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More than half of all outdated and unused computer equipment is currently doing nothing but taking up space. It’s stuffed in closets, crammed in cupboards, or stacked haphazardly in the corner of an unused office and not doing you or anyone else any good.
Part of the reason this continues to be common practice for businesses is the fact that we know things like computers shouldn’t wind up tossed in a dumpster. The toxic chemicals found in various components can do real damage if they find their way into groundwater and soil because they’ve ended up in a landfill. That’s why electronics recycling facilities exist. But getting your technology there isn’t as easy as setting it on the curb, so in your closet it stays.
Saturday, April 22nd is Earth Day, and to mark the occasion, we’re going to share a few tips with you to help you clean out all of your computer clutter in a way that keeps our planet green, benefits your community, and protects your business’ sensitive data.
Let’s start by reviewing your options.
Computers that are beyond repair can be brought to public drop-off stations or certain electronics retailers. Components like plastic and metal, and glass from old monitors can be repurposed, while things like batteries are disposed of safely.
Places like schools, churches, and community centers are often more than happy to take old technology off of your hands, either as a gift or for a small fee. Minor upgrades and repairs come at a much lower cost than a brand new system, making used equipment a budget-friendly option for these types of facilities. A lot of second-hand stores accept electronics of all kinds and offer a more affordable option for members of the community that wouldn’t be able to afford that technology otherwise. Either way, you’ll be helping someone get access to the technology they need.
If you were hoping instead to make a profit off of your old equipment, you could always take advantage of an online classified site to sell that technology locally. You also have the option of using a recycling program like Gazelle that will buy technology from you for a fair price to resell themselves, saving you a little extra work.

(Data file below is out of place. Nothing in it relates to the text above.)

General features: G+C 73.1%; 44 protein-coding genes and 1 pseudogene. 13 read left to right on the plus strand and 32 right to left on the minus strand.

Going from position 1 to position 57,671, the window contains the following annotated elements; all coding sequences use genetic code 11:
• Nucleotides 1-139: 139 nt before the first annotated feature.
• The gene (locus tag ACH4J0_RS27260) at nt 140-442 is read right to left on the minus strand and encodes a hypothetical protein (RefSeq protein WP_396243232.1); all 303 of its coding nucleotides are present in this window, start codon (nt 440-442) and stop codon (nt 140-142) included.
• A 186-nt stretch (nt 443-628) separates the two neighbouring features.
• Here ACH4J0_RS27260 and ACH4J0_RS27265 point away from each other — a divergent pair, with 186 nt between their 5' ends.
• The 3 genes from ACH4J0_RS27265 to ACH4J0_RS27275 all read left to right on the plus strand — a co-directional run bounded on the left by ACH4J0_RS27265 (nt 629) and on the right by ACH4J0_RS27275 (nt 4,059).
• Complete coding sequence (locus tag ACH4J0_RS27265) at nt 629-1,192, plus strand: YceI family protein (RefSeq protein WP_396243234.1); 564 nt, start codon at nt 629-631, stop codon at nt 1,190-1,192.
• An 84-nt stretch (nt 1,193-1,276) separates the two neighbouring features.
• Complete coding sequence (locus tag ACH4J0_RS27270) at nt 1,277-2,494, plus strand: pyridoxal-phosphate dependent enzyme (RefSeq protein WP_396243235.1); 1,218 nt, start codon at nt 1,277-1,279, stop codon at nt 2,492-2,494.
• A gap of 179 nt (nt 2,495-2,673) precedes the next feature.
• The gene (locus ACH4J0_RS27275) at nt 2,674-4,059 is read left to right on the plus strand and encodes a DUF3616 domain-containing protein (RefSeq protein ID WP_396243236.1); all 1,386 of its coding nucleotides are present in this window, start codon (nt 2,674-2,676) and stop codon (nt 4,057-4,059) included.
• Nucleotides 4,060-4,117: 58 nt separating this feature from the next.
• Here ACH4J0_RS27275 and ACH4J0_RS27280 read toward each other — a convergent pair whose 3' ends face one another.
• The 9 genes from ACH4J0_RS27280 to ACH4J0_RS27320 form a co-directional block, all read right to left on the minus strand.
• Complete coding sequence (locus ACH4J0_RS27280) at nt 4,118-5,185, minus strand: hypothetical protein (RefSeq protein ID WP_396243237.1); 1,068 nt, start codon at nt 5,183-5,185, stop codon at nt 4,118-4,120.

Before you box up your old equipment to hand off to someone else, you should consider whether or not it’s as useless to you as it seems. Something as simple as upgrading a graphics card or investing in added memory can tack on a few more years to the life of your current computers, and save you the expense of replacing them. Old hard drives can be repurposed to serve as a data backup resource, and monitors can be added to a current setup to create a dual monitor system (a configuration that often translates into a productivity boost for small business employees) at no extra cost to you.
Once you’ve decided to ship your old computers off to greener pastures, there is one final – and critical – step you need to take. Regardless of where that technology is about to end up, you need to be sure that all of your sensitive business information has been scrubbed from the device in question. Customer data, financial information, and any other pieces of information that you don’t want ending up in the wrong hands should be carefully removed.
Just erasing the files won’t cut it, either. Data-wiping software can make retrieving deleted files a much more complicated process, but won’t stop a cyber criminal who is determined and knows what they’re doing. Your best option is to remove the hard drive completely and dispose of it separate from the computer itself. Most retailers who offer recycling services are careful to destroy hard drives effectively, but it never hurts to be cautious where your critical data is concerned. And it should go without saying that if you are donating or selling your equipment, the hard drive should stay with you.
Whichever option you choose when you finally decide to part with your outdated and unused technology, keep these tips in mind and keep your electronics out of the trash. That may add a few extra steps to the process for you, but that effort is well worth it in the end. Particularly where security is concerned.
Getting ready to do a little spring cleaning around the office? Give us a call before any of your technology goes out the door, and we’ll ensure all your confidential and sensitive information is properly removed. Don’t let a good deed create a security risk for your business. Contact Tech Support of Minnesota at email@example.com or (952) 758--7272 today.